Originally Posted by Robenger @looncraz
LOL! I'll do my best
First up, the patent represents a simple, but probably extremely effective, means to reduce power draw - and eliminate double decoding of instructions - in loops small enough to fit in the instruction cache. When a loop is detected (which is rather a simple affair), the next thing to do is to make sure you have all of the instructions you need to execute that loop in the instruction cache. If you do, you can turn off the decoders and run the loop [almost] entirely just in the execution units.
The awesome thing with that is that you have more power available for use during execution (probably *not* more than a 10 watts at full clocks). In addition, the cache means you aren't stalling for instructions in loops whereas the construction cores (and even Intel cores) may stall, leaving the execution units idle (hurting performance). It's a really awesome, but simple, idea.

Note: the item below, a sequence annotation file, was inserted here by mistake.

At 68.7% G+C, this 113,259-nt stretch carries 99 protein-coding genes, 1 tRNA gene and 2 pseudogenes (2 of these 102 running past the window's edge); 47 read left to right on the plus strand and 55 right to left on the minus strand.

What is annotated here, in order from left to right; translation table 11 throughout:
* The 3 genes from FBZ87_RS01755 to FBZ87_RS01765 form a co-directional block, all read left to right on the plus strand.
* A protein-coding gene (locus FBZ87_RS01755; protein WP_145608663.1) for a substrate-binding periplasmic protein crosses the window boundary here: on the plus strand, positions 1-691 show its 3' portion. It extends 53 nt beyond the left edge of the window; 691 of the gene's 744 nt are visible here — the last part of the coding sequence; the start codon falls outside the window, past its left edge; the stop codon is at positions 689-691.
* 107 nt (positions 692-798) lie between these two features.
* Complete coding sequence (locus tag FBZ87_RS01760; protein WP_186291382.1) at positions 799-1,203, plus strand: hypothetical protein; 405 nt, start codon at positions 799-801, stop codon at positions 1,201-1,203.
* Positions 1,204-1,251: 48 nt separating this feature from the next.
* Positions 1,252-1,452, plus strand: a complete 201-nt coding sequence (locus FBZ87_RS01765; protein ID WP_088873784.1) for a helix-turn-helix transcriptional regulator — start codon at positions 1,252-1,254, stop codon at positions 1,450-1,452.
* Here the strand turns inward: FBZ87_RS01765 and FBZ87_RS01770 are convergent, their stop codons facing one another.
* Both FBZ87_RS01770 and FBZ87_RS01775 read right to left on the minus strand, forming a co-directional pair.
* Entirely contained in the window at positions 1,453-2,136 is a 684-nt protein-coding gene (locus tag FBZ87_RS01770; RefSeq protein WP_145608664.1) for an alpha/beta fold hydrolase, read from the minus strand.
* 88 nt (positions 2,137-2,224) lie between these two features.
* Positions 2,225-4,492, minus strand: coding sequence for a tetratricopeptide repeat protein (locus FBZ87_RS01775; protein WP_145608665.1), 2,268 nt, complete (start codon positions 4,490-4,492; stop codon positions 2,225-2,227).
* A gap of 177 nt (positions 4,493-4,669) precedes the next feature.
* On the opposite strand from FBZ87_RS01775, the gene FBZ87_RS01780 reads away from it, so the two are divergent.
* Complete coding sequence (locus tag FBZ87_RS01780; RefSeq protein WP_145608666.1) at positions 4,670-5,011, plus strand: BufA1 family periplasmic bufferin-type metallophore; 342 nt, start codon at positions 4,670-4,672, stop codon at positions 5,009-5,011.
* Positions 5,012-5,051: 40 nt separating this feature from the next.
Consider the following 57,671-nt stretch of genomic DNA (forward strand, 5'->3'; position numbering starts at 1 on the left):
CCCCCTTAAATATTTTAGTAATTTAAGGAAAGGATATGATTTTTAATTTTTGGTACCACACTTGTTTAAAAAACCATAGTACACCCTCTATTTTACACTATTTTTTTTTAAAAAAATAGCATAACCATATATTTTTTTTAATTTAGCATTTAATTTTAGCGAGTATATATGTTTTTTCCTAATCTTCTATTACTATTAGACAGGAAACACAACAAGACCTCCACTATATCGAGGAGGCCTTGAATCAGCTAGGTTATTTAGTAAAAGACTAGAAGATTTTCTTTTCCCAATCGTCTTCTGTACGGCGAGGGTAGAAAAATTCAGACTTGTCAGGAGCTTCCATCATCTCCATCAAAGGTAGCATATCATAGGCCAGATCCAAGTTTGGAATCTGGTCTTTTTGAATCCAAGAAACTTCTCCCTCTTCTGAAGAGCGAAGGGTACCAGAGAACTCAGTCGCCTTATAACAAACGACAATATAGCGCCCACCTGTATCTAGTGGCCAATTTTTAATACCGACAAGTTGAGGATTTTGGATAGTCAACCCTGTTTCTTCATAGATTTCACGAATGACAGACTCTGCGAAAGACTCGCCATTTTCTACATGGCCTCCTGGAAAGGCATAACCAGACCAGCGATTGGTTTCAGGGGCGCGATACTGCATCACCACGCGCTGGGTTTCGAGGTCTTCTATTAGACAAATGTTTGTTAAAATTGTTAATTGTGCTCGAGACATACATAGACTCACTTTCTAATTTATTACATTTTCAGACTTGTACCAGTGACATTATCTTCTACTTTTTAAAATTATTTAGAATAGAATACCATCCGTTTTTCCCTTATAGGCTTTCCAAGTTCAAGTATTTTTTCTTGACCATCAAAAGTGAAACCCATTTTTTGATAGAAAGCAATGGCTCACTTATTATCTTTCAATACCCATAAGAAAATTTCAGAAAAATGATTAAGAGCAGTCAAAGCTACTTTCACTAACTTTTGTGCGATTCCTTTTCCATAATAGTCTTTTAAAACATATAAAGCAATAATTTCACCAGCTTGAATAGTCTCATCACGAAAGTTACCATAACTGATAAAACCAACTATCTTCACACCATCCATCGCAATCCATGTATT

The L0 ITLB is probably related to keeping memory address translations for the above loops, which decreases the load on the AGUs.
Checkpoint queue parity I think was described quite well - it's a 100% performance feature. Intel actually does something similar for bypassing pipeline stages. The best part is that this is the first hint we have that AMD may have kept the longer pipelined design so that they can keep high clock-speeds with high IPC (like Intel managed).
What's most important about this patch, though, is it gives us a good idea as to which 'leaked' information or slides are accurate. It also tells us that AMD is aiming very high, and that 40% may be more of a safer claim than it seemed.
For me, I think the most interesting aspect of all of this is just how much effort AMD has put into minimizing memory accesses. Everywhere we look AMD has done something. From multiple concurrent page walks (looking up an address in the operating system's page table) to no fewer than four levels of caches, dedicated path to the AGUs, to multiple translation look-aside buffers (TLB). There's a lot in there that is especially good for SMT. My 15% scaling estimate may have just been shattered, but there are many inhibitors for SMT performance. If AMD gets close to Intel's Hyper-Threading (30~40%), then we have a more serious market shakeup coming.Edited by looncraz - 2/29/16 at 2:25pm